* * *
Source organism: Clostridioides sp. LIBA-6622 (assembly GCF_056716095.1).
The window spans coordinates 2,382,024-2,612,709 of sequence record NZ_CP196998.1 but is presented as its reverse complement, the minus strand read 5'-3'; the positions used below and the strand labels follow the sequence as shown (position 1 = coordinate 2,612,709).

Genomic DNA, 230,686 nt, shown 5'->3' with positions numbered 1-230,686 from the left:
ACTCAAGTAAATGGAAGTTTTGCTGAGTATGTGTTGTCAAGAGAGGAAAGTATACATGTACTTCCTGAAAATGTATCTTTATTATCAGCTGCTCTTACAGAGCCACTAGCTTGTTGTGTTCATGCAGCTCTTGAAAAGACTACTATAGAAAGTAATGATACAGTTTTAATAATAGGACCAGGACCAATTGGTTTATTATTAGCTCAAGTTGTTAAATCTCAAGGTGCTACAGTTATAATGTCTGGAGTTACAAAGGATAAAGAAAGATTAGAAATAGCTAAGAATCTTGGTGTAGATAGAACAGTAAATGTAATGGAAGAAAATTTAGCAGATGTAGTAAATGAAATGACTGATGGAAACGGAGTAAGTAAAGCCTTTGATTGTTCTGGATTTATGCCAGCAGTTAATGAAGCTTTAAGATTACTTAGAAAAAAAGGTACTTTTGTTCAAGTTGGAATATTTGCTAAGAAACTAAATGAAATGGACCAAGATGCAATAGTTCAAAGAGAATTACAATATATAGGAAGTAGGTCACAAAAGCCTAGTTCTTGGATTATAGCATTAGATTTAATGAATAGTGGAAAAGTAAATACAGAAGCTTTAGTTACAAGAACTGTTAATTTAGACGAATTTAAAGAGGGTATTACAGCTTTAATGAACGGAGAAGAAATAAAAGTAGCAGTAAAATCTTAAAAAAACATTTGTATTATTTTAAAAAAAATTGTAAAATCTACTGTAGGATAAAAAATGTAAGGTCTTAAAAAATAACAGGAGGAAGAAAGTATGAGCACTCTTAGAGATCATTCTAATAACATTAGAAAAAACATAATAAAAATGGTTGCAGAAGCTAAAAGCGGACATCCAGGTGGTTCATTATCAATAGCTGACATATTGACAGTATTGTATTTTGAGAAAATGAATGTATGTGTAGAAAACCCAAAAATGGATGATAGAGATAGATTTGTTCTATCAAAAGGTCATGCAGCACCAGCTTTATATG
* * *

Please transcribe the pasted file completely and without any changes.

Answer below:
Source organism: Clostridioides sp. LIBA-6622 (assembly GCF_056716095.1).
The window spans coordinates 2,382,024-2,612,709 of sequence record NZ_CP196998.1 but is presented as its reverse complement, the minus strand read 5'-3'; the positions used below and the strand labels follow the sequence as shown (position 1 = coordinate 2,612,709).

Genomic DNA, 230,686 nt, shown 5'->3' with positions numbered 1-230,686 from the left:
ACTCAAGTAAATGGAAGTTTTGCTGAGTATGTGTTGTCAAGAGAGGAAAGTATACATGTACTTCCTGAAAATGTATCTTTATTATCAGCTGCTCTTACAGAGCCACTAGCTTGTTGTGTTCATGCAGCTCTTGAAAAGACTACTATAGAAAGTAATGATACAGTTTTAATAATAGGACCAGGACCAATTGGTTTATTATTAGCTCAAGTTGTTAAATCTCAAGGTGCTACAGTTATAATGTCTGGAGTTACAAAGGATAAAGAAAGATTAGAAATAGCTAAGAATCTTGGTGTAGATAGAACAGTAAATGTAATGGAAGAAAATTTAGCAGATGTAGTAAATGAAATGACTGATGGAAACGGAGTAAGTAAAGCCTTTGATTGTTCTGGATTTATGCCAGCAGTTAATGAAGCTTTAAGATTACTTAGAAAAAAAGGTACTTTTGTTCAAGTTGGAATATTTGCTAAGAAACTAAATGAAATGGACCAAGATGCAATAGTTCAAAGAGAATTACAATATATAGGAAGTAGGTCACAAAAGCCTAGTTCTTGGATTATAGCATTAGATTTAATGAATAGTGGAAAAGTAAATACAGAAGCTTTAGTTACAAGAACTGTTAATTTAGACGAATTTAAAGAGGGTATTACAGCTTTAATGAACGGAGAAGAAATAAAAGTAGCAGTAAAATCTTAAAAAAACATTTGTATTATTTTAAAAAAAATTGTAAAATCTACTGTAGGATAAAAAATGTAAGGTCTTAAAAAATAACAGGAGGAAGAAAGTATGAGCACTCTTAGAGATCATTCTAATAACATTAGAAAAAACATAATAAAAATGGTTGCAGAAGCTAAAAGCGGACATCCAGGTGGTTCATTATCAATAGCTGACATATTGACAGTATTGTATTTTGAGAAAATGAATGTATGTGTAGAAAACCCAAAAATGGATGATAGAGATAGATTTGTTCTATCAAAAGGTCATGCAGCACCAGCTTTATATG